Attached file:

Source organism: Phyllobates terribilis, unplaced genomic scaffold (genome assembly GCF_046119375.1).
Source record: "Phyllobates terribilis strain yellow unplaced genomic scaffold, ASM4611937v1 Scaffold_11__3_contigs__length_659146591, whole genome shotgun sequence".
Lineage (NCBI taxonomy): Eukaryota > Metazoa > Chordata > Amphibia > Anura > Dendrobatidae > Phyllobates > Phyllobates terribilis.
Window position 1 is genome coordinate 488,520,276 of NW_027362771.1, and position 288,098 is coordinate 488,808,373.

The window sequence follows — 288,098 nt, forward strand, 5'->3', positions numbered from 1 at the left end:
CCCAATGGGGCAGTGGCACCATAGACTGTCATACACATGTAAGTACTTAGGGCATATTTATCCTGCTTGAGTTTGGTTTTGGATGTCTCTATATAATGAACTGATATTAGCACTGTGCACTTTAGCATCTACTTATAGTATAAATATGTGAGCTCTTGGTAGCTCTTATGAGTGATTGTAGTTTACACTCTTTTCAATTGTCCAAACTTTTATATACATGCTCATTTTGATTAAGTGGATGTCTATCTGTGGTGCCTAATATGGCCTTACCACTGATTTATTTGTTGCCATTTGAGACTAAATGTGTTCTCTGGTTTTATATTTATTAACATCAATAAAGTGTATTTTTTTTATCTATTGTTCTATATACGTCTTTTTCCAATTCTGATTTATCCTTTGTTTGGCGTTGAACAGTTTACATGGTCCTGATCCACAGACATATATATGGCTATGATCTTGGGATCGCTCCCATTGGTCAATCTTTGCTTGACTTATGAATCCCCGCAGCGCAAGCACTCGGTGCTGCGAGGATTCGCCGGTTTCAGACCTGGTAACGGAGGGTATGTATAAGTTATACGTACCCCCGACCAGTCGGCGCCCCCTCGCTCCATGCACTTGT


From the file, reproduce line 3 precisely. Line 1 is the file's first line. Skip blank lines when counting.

Lineage (NCBI taxonomy): Eukaryota > Metazoa > Chordata > Amphibia > Anura > Dendrobatidae > Phyllobates > Phyllobates terribilis.